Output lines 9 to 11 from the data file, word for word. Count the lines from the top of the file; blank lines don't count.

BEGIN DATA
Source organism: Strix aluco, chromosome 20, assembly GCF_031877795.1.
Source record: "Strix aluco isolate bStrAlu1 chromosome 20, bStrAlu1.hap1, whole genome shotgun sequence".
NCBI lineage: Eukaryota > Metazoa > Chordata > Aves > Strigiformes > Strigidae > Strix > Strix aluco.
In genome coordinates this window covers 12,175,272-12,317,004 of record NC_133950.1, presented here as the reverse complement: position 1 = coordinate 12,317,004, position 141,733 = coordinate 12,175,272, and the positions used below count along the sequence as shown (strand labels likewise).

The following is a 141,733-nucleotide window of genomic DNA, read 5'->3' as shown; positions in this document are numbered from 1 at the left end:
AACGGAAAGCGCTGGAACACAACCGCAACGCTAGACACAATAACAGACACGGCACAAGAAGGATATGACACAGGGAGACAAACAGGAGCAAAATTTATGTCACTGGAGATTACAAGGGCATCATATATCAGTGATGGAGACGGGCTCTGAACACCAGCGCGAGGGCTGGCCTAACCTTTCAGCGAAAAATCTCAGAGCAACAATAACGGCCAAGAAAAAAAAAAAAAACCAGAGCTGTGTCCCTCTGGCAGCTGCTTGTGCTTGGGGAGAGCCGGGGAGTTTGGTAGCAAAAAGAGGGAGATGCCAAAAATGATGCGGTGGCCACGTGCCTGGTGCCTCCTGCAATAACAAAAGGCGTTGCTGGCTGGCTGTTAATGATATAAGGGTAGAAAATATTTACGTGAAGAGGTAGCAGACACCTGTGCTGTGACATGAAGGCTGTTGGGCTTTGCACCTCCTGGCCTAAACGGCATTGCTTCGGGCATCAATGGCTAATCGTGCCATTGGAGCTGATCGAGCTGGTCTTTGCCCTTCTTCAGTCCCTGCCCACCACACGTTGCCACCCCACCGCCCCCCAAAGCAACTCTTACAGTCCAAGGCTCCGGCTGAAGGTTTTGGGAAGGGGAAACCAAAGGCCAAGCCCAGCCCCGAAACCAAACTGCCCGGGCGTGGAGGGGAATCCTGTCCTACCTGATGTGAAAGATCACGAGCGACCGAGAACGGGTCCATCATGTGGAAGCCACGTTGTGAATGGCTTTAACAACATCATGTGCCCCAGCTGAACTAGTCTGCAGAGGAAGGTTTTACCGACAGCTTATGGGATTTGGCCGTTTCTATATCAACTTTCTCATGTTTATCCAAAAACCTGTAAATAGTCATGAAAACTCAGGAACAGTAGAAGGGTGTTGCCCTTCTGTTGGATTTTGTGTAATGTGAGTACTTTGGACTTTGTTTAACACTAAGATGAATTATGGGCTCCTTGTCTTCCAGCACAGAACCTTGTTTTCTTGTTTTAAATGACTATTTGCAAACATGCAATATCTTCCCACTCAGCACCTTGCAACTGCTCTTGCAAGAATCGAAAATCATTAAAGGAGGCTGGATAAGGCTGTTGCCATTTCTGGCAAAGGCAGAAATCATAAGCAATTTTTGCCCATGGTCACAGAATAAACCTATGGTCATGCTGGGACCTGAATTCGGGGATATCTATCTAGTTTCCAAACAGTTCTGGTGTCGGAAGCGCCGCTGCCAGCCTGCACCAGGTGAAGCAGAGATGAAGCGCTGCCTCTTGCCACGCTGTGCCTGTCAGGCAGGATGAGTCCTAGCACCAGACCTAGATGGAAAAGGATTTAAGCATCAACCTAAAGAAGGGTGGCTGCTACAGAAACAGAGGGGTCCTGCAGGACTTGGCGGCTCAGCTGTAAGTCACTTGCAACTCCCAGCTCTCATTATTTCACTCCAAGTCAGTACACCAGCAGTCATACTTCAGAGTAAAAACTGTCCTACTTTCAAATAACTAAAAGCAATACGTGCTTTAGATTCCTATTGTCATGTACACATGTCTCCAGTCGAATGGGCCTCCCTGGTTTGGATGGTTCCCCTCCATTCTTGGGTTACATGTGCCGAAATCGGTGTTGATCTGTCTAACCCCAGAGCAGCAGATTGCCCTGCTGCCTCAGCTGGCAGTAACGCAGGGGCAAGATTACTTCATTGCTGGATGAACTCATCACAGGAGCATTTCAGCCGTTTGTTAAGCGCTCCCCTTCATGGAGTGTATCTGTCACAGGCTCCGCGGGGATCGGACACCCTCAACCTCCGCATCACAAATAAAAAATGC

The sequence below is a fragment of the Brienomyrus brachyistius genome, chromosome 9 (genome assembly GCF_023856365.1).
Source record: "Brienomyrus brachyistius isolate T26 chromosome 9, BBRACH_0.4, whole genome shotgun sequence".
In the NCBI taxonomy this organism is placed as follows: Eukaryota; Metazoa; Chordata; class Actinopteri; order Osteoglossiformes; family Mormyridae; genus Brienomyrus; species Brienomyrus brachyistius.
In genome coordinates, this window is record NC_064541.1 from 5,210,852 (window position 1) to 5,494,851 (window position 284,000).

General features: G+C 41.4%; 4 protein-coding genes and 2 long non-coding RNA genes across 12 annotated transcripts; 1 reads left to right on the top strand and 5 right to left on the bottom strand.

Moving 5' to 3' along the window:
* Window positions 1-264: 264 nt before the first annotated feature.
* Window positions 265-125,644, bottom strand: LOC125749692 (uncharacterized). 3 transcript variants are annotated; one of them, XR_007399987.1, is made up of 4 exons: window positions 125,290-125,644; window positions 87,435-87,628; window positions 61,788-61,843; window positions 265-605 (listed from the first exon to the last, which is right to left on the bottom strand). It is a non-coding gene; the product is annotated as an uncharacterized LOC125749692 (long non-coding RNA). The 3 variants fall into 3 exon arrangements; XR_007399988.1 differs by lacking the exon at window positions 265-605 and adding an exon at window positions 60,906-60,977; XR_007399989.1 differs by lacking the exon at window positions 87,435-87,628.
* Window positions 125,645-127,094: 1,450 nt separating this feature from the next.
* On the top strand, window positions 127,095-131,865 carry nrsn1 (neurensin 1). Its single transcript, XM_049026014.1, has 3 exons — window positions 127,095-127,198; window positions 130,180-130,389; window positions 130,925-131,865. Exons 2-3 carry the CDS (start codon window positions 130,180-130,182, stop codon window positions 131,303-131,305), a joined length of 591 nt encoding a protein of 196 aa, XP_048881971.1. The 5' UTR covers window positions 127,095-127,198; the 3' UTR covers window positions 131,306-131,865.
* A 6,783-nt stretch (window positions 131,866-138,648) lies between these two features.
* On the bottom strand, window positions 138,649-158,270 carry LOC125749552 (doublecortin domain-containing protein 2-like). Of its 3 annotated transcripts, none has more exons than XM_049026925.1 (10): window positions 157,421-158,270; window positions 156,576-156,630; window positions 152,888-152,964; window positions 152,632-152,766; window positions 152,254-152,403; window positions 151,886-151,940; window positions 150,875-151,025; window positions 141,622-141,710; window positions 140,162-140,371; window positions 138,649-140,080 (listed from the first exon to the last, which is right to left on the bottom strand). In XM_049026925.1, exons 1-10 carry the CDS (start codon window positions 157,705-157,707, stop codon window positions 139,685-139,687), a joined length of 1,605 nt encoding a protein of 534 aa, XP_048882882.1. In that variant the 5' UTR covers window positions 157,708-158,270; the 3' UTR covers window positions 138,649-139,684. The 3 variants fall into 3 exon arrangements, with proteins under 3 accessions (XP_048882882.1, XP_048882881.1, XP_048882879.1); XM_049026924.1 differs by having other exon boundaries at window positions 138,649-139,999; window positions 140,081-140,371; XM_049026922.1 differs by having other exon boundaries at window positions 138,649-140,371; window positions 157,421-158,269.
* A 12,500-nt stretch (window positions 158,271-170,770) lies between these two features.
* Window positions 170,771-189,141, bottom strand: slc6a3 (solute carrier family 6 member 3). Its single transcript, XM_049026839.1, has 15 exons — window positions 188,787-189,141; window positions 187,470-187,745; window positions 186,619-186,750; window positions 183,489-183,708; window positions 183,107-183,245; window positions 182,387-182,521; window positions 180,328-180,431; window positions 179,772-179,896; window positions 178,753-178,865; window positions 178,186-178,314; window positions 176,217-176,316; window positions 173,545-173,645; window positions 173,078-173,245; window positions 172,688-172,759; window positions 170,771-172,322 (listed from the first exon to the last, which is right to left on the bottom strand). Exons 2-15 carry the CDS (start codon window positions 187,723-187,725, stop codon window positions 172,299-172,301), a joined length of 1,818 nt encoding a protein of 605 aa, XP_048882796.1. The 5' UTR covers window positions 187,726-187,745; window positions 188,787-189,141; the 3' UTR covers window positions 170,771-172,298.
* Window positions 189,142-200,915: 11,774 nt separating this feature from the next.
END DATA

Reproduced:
In the NCBI taxonomy this organism is placed as follows: Eukaryota; Metazoa; Chordata; class Actinopteri; order Osteoglossiformes; family Mormyridae; genus Brienomyrus; species Brienomyrus brachyistius.
In genome coordinates, this window is record NC_064541.1 from 5,210,852 (window position 1) to 5,494,851 (window position 284,000).

General features: G+C 41.4%; 4 protein-coding genes and 2 long non-coding RNA genes across 12 annotated transcripts; 1 reads left to right on the top strand and 5 right to left on the bottom strand.